Conservation Genetics

, Volume 7, Issue 1, pp 117–127

Phylogeography and Origin of Sheep Breeds in Northern China

Authors

    • Division of Animal Resources and ConservationInstitute of Animal Science, Chinese Academy of Agricultural Sciences
    • Departments of Molecular Cardiology and Cardiovascular MedicineThe Cleveland Clinic Foundation
    • Department of BioinformaticsHarbin Medical University
  • Shen-Jin Lu
    • Division of Animal Resources and ConservationInstitute of Animal Science, Chinese Academy of Agricultural Sciences
    • Linyi Normal University
  • Guan-Yu Hou
    • College of Animal Science and VeterinaryInner Mongolia Agricultural University
  • Wei-Jun Guan
    • Division of Animal Resources and ConservationInstitute of Animal Science, Chinese Academy of Agricultural Sciences
  • Hong-Bin Li
    • Division of Animal Resources and ConservationInstitute of Animal Science, Chinese Academy of Agricultural Sciences
  • Xia Li
    • Department of BioinformaticsHarbin Medical University
  • Qian-Jun Zhao
    • Division of Animal Resources and ConservationInstitute of Animal Science, Chinese Academy of Agricultural Sciences
  • Jun Guo
    • Division of Animal Resources and ConservationInstitute of Animal Science, Chinese Academy of Agricultural Sciences
Article

DOI: 10.1007/s10592-005-8670-z

Cite this article as:
Ma, Y., Rao, S., Lu, S. et al. Conserv Genet (2006) 7: 117. doi:10.1007/s10592-005-8670-z

Abstract

With the establishment of modern sheep production systems in China, various forms of hybridization with Western breeds and between native breeds have been utilized for genetic improvement. At the same time, the progressive destruction or deterioration of sheep habitat has accompanied urbanization in China. Together these factors have accelerated the loss of genetic diversity, or even resulted in the extinction of some indigenous breeds. It is therefore important that efficient strategies for surveillance, evaluation, conservation and utilization of available genetic resources are developed for this species. In this study, a total of 30 microsatellite markers were used to assess genetic diversity for 12 native breeds and one Western sheep breed in Northern China. The high polymorphism information contents at the 30 markers, varying from averages of 0.519 to 0.666 for the 13 breeds, imply the retention of natural variation from source populations in the domestic breeds from different geographic regions in China. Analysis of genetic differentiation revealed substantial divergence among these breeds. Neutrality tests indicated that more than one third of the 30 loci were in departure from neutrality, implying that some evolutionary forces (e.g. selection and migration) had acted on these populations. Phylogenetic and phylogeographic analyses displayed a remarkable degree of consistency between geographic origins, breeding histories and the pattern of genetic differentiation.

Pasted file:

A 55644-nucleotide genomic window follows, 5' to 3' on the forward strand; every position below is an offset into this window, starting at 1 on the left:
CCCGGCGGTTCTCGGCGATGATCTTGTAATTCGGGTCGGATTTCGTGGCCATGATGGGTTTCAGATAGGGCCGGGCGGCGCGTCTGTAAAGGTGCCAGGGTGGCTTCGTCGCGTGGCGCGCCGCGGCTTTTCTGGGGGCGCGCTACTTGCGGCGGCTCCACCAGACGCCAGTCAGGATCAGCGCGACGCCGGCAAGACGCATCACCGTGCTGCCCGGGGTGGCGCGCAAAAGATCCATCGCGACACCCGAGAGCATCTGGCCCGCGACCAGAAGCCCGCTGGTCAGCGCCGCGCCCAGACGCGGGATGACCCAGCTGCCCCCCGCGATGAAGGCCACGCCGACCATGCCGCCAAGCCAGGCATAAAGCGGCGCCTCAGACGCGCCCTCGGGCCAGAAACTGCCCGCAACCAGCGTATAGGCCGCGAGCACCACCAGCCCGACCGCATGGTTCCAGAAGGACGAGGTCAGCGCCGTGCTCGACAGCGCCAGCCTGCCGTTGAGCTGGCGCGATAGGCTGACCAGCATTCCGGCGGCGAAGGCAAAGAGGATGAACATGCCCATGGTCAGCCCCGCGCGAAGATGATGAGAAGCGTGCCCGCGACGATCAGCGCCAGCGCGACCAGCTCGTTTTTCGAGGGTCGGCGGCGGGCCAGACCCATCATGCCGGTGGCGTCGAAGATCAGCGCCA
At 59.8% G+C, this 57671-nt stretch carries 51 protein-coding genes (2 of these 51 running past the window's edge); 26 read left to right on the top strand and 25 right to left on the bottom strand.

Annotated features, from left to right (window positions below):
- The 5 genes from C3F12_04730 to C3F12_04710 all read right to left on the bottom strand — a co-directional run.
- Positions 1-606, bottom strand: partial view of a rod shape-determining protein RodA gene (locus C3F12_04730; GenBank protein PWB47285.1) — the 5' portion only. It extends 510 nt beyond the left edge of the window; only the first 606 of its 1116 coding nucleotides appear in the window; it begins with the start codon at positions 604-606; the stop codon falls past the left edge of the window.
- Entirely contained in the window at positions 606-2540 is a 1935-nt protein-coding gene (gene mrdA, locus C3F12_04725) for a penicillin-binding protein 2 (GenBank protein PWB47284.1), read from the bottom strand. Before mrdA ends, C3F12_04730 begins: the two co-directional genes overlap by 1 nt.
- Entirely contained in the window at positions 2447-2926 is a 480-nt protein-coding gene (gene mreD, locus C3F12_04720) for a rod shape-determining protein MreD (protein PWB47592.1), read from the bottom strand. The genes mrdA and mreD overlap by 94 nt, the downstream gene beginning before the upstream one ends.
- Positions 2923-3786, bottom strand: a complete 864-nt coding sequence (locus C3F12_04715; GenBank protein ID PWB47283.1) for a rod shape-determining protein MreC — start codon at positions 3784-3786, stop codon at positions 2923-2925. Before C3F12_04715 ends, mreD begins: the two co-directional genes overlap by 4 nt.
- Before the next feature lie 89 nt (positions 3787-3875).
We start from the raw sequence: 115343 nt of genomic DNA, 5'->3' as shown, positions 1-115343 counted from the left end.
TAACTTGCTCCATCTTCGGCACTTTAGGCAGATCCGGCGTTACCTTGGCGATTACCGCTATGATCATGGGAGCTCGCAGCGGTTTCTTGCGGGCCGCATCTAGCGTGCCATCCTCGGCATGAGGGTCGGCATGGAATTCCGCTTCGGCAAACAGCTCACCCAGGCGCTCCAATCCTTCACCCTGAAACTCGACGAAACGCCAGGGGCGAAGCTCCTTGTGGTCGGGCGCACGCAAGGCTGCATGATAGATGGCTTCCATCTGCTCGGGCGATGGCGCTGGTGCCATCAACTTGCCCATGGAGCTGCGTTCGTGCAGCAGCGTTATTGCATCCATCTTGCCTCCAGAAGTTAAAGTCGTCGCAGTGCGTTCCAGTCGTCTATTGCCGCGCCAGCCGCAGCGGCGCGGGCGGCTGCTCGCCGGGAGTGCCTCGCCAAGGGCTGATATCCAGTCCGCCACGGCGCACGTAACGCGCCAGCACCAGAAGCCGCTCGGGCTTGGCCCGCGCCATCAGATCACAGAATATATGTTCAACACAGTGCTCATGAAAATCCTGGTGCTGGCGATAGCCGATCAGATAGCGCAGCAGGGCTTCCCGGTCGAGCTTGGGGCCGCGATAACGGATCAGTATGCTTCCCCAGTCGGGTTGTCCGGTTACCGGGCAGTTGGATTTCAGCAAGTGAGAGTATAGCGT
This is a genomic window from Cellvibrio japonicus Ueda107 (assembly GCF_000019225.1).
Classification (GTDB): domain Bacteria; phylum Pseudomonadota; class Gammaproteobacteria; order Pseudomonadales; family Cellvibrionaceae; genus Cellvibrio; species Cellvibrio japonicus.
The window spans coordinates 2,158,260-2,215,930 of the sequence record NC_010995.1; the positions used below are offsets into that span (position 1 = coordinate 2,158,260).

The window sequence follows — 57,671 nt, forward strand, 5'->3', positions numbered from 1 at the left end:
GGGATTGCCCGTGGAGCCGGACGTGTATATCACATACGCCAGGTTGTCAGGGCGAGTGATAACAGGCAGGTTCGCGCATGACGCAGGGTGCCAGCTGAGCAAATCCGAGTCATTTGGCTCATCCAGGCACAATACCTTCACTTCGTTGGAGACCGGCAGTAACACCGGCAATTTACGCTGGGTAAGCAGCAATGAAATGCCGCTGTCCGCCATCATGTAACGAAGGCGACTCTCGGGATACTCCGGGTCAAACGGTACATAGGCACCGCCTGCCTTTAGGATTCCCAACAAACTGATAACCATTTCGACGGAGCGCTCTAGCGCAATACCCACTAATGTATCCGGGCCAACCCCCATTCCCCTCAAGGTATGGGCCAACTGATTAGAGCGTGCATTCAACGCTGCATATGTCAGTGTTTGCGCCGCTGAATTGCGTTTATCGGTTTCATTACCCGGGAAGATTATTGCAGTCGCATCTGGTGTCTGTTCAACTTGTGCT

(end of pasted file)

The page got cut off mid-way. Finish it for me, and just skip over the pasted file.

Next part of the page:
Keywords

genetic distancegenetic diversitymicrosatellitephylogeographysheep

Copyright information

© Springer 2006